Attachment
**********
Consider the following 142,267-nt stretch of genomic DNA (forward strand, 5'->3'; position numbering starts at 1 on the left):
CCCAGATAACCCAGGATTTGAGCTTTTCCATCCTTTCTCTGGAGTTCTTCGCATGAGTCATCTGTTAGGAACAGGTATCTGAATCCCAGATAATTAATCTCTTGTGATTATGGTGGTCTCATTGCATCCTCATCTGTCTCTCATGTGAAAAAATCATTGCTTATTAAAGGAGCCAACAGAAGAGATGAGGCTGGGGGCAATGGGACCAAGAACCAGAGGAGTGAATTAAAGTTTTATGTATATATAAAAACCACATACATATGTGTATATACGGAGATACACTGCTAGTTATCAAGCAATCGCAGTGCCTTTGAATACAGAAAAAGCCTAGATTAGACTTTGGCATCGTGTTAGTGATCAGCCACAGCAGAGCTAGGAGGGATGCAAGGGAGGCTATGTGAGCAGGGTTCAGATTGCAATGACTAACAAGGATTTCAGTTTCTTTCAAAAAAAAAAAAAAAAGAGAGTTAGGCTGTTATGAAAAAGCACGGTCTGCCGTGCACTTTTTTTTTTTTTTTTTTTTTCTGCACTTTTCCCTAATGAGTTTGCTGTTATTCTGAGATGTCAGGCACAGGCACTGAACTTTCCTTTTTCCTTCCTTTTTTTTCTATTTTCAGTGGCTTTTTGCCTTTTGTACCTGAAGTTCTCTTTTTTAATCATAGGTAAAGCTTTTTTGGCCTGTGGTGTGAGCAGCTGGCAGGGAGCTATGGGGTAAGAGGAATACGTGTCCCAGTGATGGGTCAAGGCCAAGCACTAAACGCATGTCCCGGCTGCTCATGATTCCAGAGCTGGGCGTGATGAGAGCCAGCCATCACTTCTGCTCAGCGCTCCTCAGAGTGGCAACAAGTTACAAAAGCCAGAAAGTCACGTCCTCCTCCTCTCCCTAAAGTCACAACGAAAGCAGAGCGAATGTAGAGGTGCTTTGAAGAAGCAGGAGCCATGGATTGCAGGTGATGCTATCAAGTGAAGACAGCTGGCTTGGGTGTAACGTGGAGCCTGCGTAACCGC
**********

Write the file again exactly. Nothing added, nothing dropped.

Consider the following 142,267-nt stretch of genomic DNA (forward strand, 5'->3'; position numbering starts at 1 on the left):
CCCAGATAACCCAGGATTTGAGCTTTTCCATCCTTTCTCTGGAGTTCTTCGCATGAGTCATCTGTTAGGAACAGGTATCTGAATCCCAGATAATTAATCTCTTGTGATTATGGTGGTCTCATTGCATCCTCATCTGTCTCTCATGTGAAAAAATCATTGCTTATTAAAGGAGCCAACAGAAGAGATGAGGCTGGGGGCAATGGGACCAAGAACCAGAGGAGTGAATTAAAGTTTTATGTATATATAAAAACCACATACATATGTGTATATACGGAGATACACTGCTAGTTATCAAGCAATCGCAGTGCCTTTGAATACAGAAAAAGCCTAGATTAGACTTTGGCATCGTGTTAGTGATCAGCCACAGCAGAGCTAGGAGGGATGCAAGGGAGGCTATGTGAGCAGGGTTCAGATTGCAATGACTAACAAGGATTTCAGTTTCTTTCAAAAAAAAAAAAAAAAGAGAGTTAGGCTGTTATGAAAAAGCACGGTCTGCCGTGCACTTTTTTTTTTTTTTTTTTTTTCTGCACTTTTCCCTAATGAGTTTGCTGTTATTCTGAGATGTCAGGCACAGGCACTGAACTTTCCTTTTTCCTTCCTTTTTTTTCTATTTTCAGTGGCTTTTTGCCTTTTGTACCTGAAGTTCTCTTTTTTAATCATAGGTAAAGCTTTTTTGGCCTGTGGTGTGAGCAGCTGGCAGGGAGCTATGGGGTAAGAGGAATACGTGTCCCAGTGATGGGTCAAGGCCAAGCACTAAACGCATGTCCCGGCTGCTCATGATTCCAGAGCTGGGCGTGATGAGAGCCAGCCATCACTTCTGCTCAGCGCTCCTCAGAGTGGCAACAAGTTACAAAAGCCAGAAAGTCACGTCCTCCTCCTCTCCCTAAAGTCACAACGAAAGCAGAGCGAATGTAGAGGTGCTTTGAAGAAGCAGGAGCCATGGATTGCAGGTGATGCTATCAAGTGAAGACAGCTGGCTTGGGTGTAACGTGGAGCCTGCGTAACCGC